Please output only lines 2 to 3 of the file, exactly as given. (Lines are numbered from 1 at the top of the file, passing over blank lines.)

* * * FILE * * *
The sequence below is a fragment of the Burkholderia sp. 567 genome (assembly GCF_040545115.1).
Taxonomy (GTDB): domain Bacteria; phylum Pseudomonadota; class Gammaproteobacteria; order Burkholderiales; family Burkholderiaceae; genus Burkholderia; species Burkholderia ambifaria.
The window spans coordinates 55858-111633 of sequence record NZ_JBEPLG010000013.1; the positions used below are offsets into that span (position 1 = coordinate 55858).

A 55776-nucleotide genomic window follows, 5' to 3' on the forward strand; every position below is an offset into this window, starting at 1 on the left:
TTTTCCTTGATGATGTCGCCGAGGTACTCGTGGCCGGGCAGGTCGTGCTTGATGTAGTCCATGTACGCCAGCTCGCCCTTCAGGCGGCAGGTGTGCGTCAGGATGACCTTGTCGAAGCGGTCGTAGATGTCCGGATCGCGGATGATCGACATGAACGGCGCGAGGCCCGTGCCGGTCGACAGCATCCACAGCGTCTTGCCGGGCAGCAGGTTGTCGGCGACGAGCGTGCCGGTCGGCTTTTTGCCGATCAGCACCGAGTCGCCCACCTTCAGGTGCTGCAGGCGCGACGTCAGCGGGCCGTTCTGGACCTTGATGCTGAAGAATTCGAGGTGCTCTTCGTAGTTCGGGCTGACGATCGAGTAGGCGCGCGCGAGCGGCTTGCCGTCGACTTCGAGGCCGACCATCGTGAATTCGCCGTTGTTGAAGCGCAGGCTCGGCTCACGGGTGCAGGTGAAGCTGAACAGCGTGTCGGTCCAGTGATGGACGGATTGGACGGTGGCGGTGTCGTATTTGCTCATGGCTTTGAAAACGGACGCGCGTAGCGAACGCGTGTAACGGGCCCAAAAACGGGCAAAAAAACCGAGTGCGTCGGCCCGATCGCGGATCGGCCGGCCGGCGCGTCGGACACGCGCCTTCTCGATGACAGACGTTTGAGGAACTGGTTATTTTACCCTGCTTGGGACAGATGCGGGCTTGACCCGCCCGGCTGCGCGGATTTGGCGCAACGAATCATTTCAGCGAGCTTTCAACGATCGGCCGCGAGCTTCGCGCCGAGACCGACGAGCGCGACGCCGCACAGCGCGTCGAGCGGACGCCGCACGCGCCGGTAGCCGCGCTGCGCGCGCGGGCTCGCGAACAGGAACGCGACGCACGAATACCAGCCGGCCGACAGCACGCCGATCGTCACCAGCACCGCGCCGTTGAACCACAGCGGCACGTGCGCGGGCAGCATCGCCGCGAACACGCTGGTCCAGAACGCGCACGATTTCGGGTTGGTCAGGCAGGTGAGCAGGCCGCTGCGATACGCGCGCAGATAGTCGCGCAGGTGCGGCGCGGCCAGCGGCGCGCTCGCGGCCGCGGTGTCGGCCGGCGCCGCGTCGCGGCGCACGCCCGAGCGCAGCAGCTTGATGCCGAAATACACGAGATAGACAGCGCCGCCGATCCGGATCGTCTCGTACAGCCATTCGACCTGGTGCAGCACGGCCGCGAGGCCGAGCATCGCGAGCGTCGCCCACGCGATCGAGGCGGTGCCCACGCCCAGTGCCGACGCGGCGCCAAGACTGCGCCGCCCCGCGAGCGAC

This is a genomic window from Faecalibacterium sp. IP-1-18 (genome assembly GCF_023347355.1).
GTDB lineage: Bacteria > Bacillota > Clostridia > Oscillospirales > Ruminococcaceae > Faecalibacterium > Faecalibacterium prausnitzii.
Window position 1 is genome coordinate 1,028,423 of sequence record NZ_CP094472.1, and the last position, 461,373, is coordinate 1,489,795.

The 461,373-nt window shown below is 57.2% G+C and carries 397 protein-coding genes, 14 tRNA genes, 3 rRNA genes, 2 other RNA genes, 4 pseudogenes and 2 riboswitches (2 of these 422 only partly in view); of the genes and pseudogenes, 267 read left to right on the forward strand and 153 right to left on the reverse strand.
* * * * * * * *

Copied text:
Taxonomy (GTDB): domain Bacteria; phylum Pseudomonadota; class Gammaproteobacteria; order Burkholderiales; family Burkholderiaceae; genus Burkholderia; species Burkholderia ambifaria.
The window spans coordinates 55858-111633 of sequence record NZ_JBEPLG010000013.1; the positions used below are offsets into that span (position 1 = coordinate 55858).